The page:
(2) Community artists are distinguishable not by the techniques they use, although some (e.g. video, inflatables) are specifically suited to their purpose; but by their attitude towards the place of their activities in the life of society. Their primary aim is to bring about change – psychological, social, or political – in a community.

(3) It cuts across the distinction between particular art forms.

(4) It cuts across the distinction between professional and amateur.

The report goes on to consider various possibilities for the more efficient funding and monitoring of Community Arts; a hand-written note on page 5 suggests: ‘perhaps the RAA’s should receive the original applications and forward them in priority order’. This was to become the beginnings of devolution.

Points 3 and 4 above encapsulate the unease the ACGB felt when dealing with Community Arts; after all, the Arts Council was committed to furthering professionals, not amateurs, and its structure was such that each art form fitted neatly into its own section. Throughout its history, although it tried, the ACGB never really came to terms with Community Arts and continued to debate whether or not they should be considered part of its remit. Another paper —Community Arts and the Arts Council (Council Paper 753) March 1980 [ACGB/113/18 – folder 1] — covers very similar territory, trying both to define ‘What makes Community Arts special’ and work out how the Arts Council should deal with the issue. Written by the Deputy Secretary-General of the council, this paper broadly concluded that Community Arts were not, in fact, special and therefore should be fully devolved to the regions and not be given any increase in funding. Naturally, this attitude incensed both the Community Arts groups and CoRAA (Council of Regional Arts Associations).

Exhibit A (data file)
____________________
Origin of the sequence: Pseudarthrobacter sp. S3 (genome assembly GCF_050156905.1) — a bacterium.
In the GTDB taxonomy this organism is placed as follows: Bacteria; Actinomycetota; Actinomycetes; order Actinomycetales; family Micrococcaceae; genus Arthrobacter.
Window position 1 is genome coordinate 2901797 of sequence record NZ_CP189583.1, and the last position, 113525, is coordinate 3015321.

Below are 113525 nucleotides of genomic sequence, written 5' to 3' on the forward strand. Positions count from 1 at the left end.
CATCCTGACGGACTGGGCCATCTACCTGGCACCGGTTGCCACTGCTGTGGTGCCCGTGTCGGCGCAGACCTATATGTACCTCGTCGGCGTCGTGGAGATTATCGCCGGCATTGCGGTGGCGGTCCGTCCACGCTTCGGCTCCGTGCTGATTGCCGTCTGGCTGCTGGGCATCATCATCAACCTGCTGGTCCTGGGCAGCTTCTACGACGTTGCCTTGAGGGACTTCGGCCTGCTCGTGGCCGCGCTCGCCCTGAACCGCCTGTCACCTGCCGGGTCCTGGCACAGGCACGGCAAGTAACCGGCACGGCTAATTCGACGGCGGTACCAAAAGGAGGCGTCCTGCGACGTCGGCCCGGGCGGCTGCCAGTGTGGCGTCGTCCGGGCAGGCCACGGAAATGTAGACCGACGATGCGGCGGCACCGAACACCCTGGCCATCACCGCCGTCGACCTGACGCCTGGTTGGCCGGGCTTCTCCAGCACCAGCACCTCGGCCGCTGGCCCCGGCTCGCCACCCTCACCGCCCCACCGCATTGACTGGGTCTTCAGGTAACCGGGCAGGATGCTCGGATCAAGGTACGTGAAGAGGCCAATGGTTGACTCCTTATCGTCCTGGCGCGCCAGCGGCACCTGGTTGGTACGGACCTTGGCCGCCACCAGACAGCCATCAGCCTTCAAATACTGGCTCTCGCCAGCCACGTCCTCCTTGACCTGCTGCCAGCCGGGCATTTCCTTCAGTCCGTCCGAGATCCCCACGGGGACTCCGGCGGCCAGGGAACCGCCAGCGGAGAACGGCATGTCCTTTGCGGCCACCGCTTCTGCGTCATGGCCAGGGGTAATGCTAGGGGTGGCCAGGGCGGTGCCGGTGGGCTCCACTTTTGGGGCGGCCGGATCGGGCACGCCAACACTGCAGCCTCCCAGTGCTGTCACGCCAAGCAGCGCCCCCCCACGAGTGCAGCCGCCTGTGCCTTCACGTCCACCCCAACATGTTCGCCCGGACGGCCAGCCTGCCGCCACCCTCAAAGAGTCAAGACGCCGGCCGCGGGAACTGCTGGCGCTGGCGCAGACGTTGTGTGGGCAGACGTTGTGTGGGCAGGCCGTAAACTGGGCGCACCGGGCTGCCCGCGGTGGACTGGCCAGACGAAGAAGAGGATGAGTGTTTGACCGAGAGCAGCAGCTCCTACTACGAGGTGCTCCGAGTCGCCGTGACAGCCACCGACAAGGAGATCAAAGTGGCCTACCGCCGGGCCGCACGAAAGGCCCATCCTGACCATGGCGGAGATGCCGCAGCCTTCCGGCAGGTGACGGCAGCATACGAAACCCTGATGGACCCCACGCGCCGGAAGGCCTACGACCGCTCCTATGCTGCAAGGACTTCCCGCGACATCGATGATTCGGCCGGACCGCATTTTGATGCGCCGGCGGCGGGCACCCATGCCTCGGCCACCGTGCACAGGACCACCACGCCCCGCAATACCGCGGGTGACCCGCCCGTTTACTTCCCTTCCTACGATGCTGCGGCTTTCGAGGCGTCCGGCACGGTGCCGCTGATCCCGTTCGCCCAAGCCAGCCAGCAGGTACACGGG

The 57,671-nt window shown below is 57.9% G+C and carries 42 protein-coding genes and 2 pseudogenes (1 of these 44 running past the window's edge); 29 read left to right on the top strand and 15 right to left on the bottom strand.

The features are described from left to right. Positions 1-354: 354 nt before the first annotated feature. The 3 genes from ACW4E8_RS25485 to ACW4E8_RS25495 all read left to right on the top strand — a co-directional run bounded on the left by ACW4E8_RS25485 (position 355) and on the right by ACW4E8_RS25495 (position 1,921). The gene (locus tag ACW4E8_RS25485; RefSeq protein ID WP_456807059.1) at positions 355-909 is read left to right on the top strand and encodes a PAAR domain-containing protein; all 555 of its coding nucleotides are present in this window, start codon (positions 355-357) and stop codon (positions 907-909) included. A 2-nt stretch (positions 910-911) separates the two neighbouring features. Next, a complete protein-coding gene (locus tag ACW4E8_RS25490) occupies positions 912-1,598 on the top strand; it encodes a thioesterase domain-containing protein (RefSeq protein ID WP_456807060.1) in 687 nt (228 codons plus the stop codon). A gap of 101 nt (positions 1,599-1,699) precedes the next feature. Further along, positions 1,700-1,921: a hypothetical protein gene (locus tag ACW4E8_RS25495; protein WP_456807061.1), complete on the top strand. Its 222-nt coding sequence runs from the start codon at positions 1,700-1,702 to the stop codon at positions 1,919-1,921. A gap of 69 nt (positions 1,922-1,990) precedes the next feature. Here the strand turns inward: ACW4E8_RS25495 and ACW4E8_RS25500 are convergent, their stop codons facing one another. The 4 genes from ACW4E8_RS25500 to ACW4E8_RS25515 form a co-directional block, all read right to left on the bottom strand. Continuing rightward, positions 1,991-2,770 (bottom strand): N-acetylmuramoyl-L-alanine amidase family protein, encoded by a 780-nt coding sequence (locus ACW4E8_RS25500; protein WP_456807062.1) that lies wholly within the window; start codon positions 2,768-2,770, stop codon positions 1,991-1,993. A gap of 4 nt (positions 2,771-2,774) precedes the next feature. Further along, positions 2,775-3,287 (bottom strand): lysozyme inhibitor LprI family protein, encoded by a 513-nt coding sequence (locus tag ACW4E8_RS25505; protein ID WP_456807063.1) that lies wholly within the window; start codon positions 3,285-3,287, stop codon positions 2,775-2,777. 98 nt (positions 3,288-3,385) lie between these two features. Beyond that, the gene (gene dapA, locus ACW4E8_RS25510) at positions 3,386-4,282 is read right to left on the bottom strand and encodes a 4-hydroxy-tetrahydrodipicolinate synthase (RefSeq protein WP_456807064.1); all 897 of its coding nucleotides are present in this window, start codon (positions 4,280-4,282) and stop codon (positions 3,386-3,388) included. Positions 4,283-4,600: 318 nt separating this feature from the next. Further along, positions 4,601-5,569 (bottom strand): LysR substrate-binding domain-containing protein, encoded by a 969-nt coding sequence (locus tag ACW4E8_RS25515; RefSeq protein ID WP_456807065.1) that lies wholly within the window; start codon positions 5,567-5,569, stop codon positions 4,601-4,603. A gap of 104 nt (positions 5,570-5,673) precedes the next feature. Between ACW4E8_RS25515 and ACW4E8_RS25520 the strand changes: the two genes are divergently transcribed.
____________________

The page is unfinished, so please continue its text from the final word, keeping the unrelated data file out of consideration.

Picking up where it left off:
This ‘solution’ to the problem, namely devolution, was eventually agreed upon and by 1988 responsibility for all Community Arts had been devolved to the RAAs.

Series, and files, which the researcher may find particularly useful, are:

Policy and External Relations Division: 1942-1996

Policy and Planning Unit 1950-1996

ACGB/103 Regional Development Department, 1955-1987

ACGB/103/16 Community Arts Policy 1974-78

ACGB/103/20 Combined Arts Unit 1982-84

ACGB/103/25 Combined Arts Unit: Officers’ Correspondence 1981-85

ACGB/103/26 Community Arts Sub-Committee 1982-84

ACGB/103/28 Community Arts Advisory Committee 1985-87

ACGB/103/29 Community Arts Sub-Committee 1982-85

ACGB/103/30 Community Arts Committees 1974-79

(including a 1978 report on devolution)

ACGB/103/36 Combined Arts Unit Correspondence with Clients 1983-88

ACGB/103/120 Community Arts 1986-87

ACGB/103/122 Community Arts Sub-Committee 1984

ACGB/103/128 Combined Arts: Client Applications 1985-87

ACGB/103/139 Community Arts Committees 1982

ACGB/103/155 Council of Regional Arts Associations (CoRAA): Community Arts Officers Group 1984-86

ACGB/103/163 Combined Arts Unit: Officers’ Correspondence 1985-87

ACGB/103/168 RAA Community Arts 1977-81

ACGB/103/169 Community Arts: Devolution reports 1977-78

ACGB/103/182 Combined Arts Sub-Committee/Committee 1985-87

(the new committee after the Glory of the Garden)

ACGB/103/183 Community Arts: Devolution to RAAs 1986-87

ACGB/103/201 Combined Arts Sub-Committee 1982-83

ACGB/113 Combined Arts, Community Arts and Arts Centres 1970- 1986

ACGB/113/3 Training of Community Arts workers 1975-82

ACGB/113/71 Community Arts Committee 1975-82

ACGB/113/72 Community Arts Working Group 1975-82

Note: Researchers should be aware that ACGB/113 has not been catalogued in detail, thus requesting a file such as ACGB/113/39 (Miscellaneous Community Arts 1975-1985) will bring 46 boxes of unsorted material!

[1] The budget the Committee was given was £176,000 for the first year – from which it funded 57 projects, and £350,000 for the second year – which funded 75 projects.